Petroleum refineries are laden with various thermal and chemical hazards. Adequate personal protective equipment (PPE) is instrumental in providing a safe work environment for employees to complete the task at hand.
Digitalization has improved safety over the past three years, even where cutbacks have been widespread, according to 40 percent of those surveyed by DNV GL.
“Technology has helped us improve safety monitoring systems; data analytics helps us determine which processes, areas and equipment are more accident-prone; while we have wearable equipment to monitor workers in case they faint or fall,” noted one respondent, Lu Nianming, secretary-general of the China Chemical Safety Association (CCSA).
Without proper footwear and appropriate support for the job, employees can be subject to more than just discomfort. Workers are often faced with back, ankle, knee and hip pain, bad posture and foot problems like plantar fasciitis, sprains, bunions and corns.
Dan Petersen, one of the great thinkers in the history of occupational safety, in a 2005 book, “Measurement of Safety Performance,” tore apart the traditional barometers of safety performance, the OSHA total case incident rate, total lost-workday cases, fatalities and other measures.
For Ron Hope, value safety manager for Luck Companies, the range of gloves on the market can be confusing. In his industry, the primary wearers of hand impact protection are maintenance workers carrying out tasks involving heavy lifting, handling steel and swinging hammers.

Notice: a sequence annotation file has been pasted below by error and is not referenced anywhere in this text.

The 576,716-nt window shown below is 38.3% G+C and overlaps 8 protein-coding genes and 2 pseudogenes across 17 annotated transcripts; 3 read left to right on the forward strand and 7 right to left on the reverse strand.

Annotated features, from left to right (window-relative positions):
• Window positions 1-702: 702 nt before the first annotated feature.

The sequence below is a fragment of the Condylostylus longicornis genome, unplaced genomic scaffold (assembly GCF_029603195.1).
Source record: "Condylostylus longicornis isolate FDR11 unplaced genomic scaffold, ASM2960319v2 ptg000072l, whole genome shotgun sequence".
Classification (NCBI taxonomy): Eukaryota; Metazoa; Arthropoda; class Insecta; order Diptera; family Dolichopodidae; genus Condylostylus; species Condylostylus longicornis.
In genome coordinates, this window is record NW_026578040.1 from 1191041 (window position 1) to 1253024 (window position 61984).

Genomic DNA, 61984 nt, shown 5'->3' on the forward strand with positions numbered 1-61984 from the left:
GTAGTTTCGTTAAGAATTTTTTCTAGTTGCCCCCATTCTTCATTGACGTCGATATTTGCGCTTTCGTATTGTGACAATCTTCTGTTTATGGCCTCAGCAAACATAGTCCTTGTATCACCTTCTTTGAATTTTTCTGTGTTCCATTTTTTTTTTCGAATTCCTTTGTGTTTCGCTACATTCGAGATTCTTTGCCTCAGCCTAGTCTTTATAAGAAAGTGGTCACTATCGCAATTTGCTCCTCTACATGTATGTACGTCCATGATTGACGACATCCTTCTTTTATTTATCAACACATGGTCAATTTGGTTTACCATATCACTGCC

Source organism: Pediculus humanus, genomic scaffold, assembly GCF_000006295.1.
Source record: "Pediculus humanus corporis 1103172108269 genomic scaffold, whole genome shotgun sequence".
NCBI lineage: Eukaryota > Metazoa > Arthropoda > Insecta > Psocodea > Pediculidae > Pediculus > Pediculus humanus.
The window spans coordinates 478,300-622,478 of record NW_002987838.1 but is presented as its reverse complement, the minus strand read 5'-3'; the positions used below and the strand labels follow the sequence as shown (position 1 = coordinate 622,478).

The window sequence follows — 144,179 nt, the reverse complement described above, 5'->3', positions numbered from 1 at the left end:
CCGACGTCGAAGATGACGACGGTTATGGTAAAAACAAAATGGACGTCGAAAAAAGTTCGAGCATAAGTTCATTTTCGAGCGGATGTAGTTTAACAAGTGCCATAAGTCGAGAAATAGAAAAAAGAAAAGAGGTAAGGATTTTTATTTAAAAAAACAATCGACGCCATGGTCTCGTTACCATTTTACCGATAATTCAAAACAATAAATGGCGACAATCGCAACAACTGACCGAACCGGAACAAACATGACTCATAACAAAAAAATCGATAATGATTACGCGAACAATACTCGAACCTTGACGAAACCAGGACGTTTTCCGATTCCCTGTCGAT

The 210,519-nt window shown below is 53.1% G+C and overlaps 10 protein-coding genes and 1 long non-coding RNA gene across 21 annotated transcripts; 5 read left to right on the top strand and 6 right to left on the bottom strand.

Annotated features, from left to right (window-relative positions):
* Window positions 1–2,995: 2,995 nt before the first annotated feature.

Almost every homeowner has a toolbox filled with trusted tools to help get the job done. Tools that are reliable, and trusted to perform time and time again. Tools that are easy to use and don’t require instruction manuals. The same is true for safety professionals who keep people safe.
Throwing household waste such as small batteries, cleaning products, and light bulbs in the trash may not be environmentally friendly behavior, but in most cases, it’s not against the law. However, businesses face many more limitations and regulations on what can and can’t be thrown away.
By its directive, the electrical safety standard, NFPA 70E®, calls upon employers, contractors and employees to work together and, through an expanded risk assessment, clearly define a means by which compliance can be achieved for the protection of all involved.
The total cost of safety cannot be underestimated. A life is priceless. Direct costs such as worker’s compensation, medical and legal expenses, and indirect safety costs such as training, accident investigation, implementation of corrective measures, lost productivity, equipment and property repairs add up quickly.